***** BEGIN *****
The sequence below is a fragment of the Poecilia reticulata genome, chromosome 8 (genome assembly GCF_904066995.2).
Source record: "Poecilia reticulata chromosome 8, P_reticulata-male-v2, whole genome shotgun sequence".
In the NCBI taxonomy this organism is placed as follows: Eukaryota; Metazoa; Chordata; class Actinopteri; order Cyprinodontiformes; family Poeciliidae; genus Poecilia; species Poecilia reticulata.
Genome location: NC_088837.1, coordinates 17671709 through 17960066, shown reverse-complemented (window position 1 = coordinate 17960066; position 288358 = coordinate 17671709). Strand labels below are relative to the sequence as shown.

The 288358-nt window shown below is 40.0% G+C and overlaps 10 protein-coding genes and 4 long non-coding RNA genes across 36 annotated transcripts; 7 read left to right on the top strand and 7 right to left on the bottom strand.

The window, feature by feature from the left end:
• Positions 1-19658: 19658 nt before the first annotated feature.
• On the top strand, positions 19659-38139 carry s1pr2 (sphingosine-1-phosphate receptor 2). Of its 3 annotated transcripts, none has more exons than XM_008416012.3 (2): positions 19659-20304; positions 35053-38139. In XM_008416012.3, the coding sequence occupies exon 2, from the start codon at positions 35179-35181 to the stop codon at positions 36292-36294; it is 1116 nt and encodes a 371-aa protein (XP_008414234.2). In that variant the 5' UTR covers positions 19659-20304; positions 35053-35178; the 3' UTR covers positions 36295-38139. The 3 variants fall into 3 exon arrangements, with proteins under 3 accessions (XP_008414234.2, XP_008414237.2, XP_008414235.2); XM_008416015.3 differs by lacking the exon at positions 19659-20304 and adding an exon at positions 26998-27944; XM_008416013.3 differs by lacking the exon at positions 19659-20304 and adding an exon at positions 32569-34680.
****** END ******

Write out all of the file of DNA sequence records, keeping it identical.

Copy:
The sequence below is a fragment of the Poecilia reticulata genome, chromosome 8 (genome assembly GCF_904066995.2).
Source record: "Poecilia reticulata chromosome 8, P_reticulata-male-v2, whole genome shotgun sequence".
In the NCBI taxonomy this organism is placed as follows: Eukaryota; Metazoa; Chordata; class Actinopteri; order Cyprinodontiformes; family Poeciliidae; genus Poecilia; species Poecilia reticulata.
Genome location: NC_088837.1, coordinates 17671709 through 17960066, shown reverse-complemented (window position 1 = coordinate 17960066; position 288358 = coordinate 17671709). Strand labels below are relative to the sequence as shown.

The 288358-nt window shown below is 40.0% G+C and overlaps 10 protein-coding genes and 4 long non-coding RNA genes across 36 annotated transcripts; 7 read left to right on the top strand and 7 right to left on the bottom strand.

The window, feature by feature from the left end:
• Positions 1-19658: 19658 nt before the first annotated feature.
• On the top strand, positions 19659-38139 carry s1pr2 (sphingosine-1-phosphate receptor 2). Of its 3 annotated transcripts, none has more exons than XM_008416012.3 (2): positions 19659-20304; positions 35053-38139. In XM_008416012.3, the coding sequence occupies exon 2, from the start codon at positions 35179-35181 to the stop codon at positions 36292-36294; it is 1116 nt and encodes a 371-aa protein (XP_008414234.2). In that variant the 5' UTR covers positions 19659-20304; positions 35053-35178; the 3' UTR covers positions 36295-38139. The 3 variants fall into 3 exon arrangements, with proteins under 3 accessions (XP_008414234.2, XP_008414237.2, XP_008414235.2); XM_008416015.3 differs by lacking the exon at positions 19659-20304 and adding an exon at positions 26998-27944; XM_008416013.3 differs by lacking the exon at positions 19659-20304 and adding an exon at positions 32569-34680.